We are transformed by Christ and made into new creatures, even though our outward appearance remains the same.  Bread and wine are transformed by Christ into himself, even though their outward appearance remains the same.  Both require faith in Christ to believe.  That which “is” is not what it “was,” even though it still looks the same.  This is the stuff of miracle, not metaphor.  The Spirit gives real, eternal life through faith, not symbols that we can only regard with “the flesh” of our mind and our senses (See John 6:63, 8:15).  Contrast what Jesus calls “the flesh” with what he calls “my flesh which I will give for the life of the world.” (John 6:51)

There is nothing better than eternal life.  Jesus said, “Whoever eats my flesh and drinks my blood has eternal life; and I will raise him up at the last day.” (John 6:54)  At the Catholic Mass, the bread and wine looks, feels, sounds, smells and tastes just like bread and wine, but it is the body, blood, soul and divinity of Christ.  Jesus instituted the Catholic Mass at The Last Supper (Mark 14:22-24).  Christ’s transforming words still have the same power today.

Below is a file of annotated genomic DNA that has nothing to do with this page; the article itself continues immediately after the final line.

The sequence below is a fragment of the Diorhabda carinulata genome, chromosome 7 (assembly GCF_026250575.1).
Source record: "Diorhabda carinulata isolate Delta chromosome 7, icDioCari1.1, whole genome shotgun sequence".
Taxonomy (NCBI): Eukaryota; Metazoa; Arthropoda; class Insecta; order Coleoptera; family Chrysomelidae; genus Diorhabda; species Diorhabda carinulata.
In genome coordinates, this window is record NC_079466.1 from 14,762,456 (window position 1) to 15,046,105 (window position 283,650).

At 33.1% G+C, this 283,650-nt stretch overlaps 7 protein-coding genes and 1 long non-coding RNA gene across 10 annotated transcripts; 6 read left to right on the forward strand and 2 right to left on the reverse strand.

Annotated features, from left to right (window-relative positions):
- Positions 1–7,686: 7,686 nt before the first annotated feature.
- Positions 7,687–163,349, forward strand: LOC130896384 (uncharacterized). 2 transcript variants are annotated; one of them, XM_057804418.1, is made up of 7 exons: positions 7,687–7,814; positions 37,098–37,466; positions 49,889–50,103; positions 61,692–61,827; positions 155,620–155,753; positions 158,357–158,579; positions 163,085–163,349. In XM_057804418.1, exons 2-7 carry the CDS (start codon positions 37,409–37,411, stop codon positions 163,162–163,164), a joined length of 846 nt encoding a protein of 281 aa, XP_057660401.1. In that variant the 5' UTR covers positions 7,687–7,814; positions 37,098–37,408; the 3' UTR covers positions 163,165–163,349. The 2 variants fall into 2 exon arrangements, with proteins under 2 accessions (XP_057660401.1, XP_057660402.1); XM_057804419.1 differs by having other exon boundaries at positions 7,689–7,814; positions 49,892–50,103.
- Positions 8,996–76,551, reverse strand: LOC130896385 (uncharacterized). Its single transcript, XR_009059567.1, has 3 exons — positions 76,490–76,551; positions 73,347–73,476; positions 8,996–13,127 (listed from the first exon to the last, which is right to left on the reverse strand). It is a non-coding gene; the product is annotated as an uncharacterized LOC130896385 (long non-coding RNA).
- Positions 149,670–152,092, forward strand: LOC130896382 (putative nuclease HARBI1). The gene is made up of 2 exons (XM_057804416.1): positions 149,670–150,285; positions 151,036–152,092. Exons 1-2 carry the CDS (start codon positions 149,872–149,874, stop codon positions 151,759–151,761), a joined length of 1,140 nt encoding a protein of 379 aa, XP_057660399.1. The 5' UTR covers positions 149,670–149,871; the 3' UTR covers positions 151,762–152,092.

Do we believe we are transformed into new creatures?  Why not believe the bread and wine are transformed into our Lord?  Lord, I believe; help my unbelief (Mark 9:23-24).

 

(This reflection was inspired by this post by Stacy Trasancos)

Please Don’t Pick Me, Please Don’t Pick Me…!

Have you ever experienced the feeling of being called out in a crowd?  Do you remember hiding behind the head of the student in front of you so the teacher wouldn’t call your name to answer a question or solve a problem on the board?  Perhaps you have avoided eye contact with performers at a show as they scanned the audience for volunteers.  Maybe you have participated in a prayer group and secretly hoped the leader wouldn’t ask you to lead the group in a closing prayer.  There can be comfort in anonymity.  We sometimes prefer to be lost in the crowd and not called out.  The shadows feel safer than the spotlight.

There have been occasions when my enjoyment of a show turned to dread as the performers left the stage to wander the audience looking for a “victim” to become part of the show.  My mind was screaming, “Please don’t walk over towards me!”  All I wanted was to enjoy the show, not become part of it.  Of course, if I ever was chosen I would play along and make the best of it.  I’m a bit of a ham when I want to turn loose.  The discomfort is in that initial feeling of being plucked from the security of my shadow.  The heat of the spotlight burns a bit at first.